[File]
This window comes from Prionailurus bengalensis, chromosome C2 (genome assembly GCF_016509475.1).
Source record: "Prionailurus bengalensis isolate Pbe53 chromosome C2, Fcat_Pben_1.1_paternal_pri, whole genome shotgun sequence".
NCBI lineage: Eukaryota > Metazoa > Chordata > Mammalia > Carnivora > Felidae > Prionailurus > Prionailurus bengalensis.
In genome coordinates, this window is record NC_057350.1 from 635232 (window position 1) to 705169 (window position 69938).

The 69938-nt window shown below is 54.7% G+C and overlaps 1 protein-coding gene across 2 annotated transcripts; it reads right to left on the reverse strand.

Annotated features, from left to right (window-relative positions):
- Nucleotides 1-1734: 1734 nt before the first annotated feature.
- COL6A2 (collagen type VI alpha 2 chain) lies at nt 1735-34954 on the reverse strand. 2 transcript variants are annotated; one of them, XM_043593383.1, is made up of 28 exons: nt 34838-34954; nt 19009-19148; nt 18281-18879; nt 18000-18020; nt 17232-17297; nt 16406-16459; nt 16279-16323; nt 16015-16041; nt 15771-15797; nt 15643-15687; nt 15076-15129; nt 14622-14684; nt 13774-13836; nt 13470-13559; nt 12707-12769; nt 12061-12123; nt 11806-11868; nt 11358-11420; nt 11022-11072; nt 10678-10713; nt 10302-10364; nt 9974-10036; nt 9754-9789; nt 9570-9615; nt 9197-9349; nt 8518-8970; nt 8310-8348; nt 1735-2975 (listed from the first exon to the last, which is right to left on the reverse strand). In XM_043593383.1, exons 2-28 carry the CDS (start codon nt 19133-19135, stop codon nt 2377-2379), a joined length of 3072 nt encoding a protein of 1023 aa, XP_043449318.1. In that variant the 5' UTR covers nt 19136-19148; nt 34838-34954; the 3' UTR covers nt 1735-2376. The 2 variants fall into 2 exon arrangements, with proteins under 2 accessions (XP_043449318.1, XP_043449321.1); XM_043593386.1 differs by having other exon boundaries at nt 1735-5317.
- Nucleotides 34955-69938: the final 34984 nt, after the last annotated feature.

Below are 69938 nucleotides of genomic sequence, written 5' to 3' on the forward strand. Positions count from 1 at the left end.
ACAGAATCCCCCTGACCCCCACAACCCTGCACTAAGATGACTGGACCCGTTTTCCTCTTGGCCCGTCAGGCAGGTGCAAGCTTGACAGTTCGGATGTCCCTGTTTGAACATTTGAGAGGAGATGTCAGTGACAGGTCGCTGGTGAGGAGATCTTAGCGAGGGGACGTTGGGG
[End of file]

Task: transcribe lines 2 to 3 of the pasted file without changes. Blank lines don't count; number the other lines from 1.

Source record: "Prionailurus bengalensis isolate Pbe53 chromosome C2, Fcat_Pben_1.1_paternal_pri, whole genome shotgun sequence".
NCBI lineage: Eukaryota > Metazoa > Chordata > Mammalia > Carnivora > Felidae > Prionailurus > Prionailurus bengalensis.